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Phurba Tashi Sherpa
William, a once obese and depressed adolescent, is able to move past his teenage years when he moves to the city and comes out as being gay. When he returns home though, he can't cope with his memories.
'We Were Here' is the first film to take a deep and reflective look back at the arrival and impact of AIDS in San Francisco, and how the City's inhabitants dealt with that unprecedented calamity. It explores what was not so easy to discern in the midst of it all - the parallel histories of suffering and loss, and of community coalescence and empowerment. Though this is a San Francisco based story, the issues it addresses extend not only beyond San Francisco but also beyond AIDS itself. 'We Were Here' speaks to our societal relationship to death and illness, our capacity as individuals to rise to the occasion, and the importance of community in addressing unimaginable crises.Written by
Insightful documentary about the first years of AIDS, and how it affected people
I saw this film as part of the Ghent filmfestival 2011. At the time of this story (the 80's) the AIDS epidemic was something we read about in newspapers and magazines, at a safe distance so to speak. What I remember most was the long time it took before the underlying causes became clear. There were several theories at first, because no one could find a common denominator for two target groups that suffered most: hard drugs addicts and homosexuals. Nowadays, it is easy for us to see the connection as being obvious.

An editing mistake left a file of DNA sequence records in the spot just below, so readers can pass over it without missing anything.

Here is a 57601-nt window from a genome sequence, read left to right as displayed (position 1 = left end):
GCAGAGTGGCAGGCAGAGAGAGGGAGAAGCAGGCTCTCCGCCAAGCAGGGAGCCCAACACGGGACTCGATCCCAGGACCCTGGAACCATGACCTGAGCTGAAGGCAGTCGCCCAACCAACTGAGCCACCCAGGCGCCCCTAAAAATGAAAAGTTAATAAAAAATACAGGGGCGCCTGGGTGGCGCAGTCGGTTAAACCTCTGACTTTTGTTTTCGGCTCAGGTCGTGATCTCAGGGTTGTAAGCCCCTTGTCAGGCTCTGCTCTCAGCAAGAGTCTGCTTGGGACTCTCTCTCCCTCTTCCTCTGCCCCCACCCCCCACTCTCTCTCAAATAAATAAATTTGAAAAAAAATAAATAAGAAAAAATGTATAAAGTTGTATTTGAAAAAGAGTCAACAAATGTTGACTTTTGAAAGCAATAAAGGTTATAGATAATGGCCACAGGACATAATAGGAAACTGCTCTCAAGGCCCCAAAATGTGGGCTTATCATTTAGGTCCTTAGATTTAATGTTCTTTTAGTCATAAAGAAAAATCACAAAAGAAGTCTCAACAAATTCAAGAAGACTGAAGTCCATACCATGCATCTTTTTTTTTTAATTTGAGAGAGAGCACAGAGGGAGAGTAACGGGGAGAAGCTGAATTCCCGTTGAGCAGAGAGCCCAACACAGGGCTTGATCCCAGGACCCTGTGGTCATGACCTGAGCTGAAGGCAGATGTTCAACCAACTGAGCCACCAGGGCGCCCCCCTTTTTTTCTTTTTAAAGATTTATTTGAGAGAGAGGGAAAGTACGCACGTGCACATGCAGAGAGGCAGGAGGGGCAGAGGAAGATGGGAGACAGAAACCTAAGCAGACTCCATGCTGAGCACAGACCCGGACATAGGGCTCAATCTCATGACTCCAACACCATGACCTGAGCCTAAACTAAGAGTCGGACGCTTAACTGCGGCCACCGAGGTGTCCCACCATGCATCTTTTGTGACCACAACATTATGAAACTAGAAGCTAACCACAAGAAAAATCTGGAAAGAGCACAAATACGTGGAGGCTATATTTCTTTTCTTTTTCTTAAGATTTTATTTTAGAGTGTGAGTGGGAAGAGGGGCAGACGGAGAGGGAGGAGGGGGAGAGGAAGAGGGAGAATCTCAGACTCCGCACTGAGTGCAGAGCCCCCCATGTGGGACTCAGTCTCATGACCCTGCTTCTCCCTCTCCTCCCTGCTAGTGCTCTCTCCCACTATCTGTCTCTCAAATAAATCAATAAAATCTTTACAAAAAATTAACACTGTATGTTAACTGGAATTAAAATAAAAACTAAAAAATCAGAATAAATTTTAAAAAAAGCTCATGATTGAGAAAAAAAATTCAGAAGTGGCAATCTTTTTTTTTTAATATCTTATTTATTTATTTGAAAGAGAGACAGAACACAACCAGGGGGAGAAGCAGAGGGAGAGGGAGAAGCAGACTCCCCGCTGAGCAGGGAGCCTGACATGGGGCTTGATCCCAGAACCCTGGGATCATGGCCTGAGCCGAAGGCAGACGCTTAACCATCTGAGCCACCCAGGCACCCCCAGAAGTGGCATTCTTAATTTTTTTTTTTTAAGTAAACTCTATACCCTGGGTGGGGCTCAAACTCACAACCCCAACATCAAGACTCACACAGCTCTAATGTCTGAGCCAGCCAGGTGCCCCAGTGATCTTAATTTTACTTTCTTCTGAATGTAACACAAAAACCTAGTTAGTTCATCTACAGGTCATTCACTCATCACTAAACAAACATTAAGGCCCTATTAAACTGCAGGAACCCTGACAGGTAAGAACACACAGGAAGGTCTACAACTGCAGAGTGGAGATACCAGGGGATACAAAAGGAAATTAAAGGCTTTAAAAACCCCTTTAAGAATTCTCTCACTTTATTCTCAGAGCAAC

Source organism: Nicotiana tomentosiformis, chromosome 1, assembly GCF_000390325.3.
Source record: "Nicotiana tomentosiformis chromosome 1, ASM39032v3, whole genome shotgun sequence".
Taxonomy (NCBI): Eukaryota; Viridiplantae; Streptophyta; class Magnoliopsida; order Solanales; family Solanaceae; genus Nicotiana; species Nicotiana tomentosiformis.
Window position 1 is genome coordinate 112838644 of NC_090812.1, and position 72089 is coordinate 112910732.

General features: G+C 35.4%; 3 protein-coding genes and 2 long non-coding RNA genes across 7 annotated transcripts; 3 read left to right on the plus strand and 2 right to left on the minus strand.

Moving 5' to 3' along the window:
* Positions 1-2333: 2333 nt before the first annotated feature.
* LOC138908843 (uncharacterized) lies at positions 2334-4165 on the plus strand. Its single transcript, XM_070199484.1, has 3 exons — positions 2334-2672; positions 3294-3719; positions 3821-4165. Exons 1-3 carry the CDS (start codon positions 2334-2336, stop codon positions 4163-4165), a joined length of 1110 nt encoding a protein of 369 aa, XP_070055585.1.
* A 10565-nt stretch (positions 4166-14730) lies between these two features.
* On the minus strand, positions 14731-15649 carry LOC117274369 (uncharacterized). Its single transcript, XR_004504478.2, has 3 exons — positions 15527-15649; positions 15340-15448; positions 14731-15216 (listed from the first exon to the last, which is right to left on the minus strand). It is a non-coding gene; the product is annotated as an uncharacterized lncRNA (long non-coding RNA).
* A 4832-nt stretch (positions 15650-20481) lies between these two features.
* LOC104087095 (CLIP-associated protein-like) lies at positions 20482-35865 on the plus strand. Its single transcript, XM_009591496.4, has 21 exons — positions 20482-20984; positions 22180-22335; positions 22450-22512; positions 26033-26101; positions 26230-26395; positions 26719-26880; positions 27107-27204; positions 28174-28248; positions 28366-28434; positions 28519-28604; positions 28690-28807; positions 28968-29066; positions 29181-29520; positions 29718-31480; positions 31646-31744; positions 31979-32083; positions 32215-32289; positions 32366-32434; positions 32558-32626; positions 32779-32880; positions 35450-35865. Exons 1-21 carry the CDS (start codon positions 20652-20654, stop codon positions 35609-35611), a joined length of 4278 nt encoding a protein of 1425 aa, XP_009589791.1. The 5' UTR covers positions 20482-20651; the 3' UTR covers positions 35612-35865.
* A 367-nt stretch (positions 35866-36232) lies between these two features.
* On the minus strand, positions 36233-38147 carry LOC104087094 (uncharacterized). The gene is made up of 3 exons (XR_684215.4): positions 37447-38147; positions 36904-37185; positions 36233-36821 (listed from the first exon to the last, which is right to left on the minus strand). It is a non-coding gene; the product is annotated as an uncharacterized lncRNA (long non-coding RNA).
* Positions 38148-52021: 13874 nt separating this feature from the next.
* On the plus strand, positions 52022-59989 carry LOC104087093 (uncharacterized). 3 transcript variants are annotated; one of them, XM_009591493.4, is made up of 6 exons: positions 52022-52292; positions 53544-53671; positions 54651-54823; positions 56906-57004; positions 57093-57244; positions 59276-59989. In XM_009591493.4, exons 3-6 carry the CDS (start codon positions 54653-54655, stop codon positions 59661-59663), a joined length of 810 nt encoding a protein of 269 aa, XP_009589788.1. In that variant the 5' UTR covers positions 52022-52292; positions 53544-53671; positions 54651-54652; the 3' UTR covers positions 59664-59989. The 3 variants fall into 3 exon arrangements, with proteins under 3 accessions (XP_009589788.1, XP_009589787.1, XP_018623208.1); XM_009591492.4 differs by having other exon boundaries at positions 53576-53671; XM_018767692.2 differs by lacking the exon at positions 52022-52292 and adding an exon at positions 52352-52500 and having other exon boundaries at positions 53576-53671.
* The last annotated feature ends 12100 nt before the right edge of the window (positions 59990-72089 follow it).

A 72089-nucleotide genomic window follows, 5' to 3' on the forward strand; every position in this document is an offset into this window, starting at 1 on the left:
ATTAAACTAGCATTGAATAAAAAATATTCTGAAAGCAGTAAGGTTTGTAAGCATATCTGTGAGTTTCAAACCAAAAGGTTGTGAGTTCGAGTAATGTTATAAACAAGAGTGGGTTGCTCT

What we easily overlooked at that time was the impact it had on people that were hit, in combination with the hopelessness of their situation in the absence of a cure. Two quotes I can't wipe from my mind:  "Can't go on like this" at a moment that many friends and acquaintances died, without any effective remedy in sight. And quote  "Don't want to come out of this war like my father came out of the war he fought in", as if wondering how the world would be after this bad interval was over, and whether residual trauma's were to be expected. Not only quotes like these, but also the honest stories told by survivors that were interviewed, certainly left an impression on us.
All in all, I could do nothing more than giving the maximum score (5 out of 5) for the audience award when leaving the theater. We saw a very comprehensive overview of how people (re)acted on the disease, presented by all sorts of people involved. It also makes us think about possible new diseases that may befall on us. For example bird flu (H5N1) springs to mind, due to a recent publication about related work in Rotterdam (NL). While imagining that such a virus breaks loose, either this one or a new one for that matter, it is difficult to suppress post-apocalyptic visions about what may happen.
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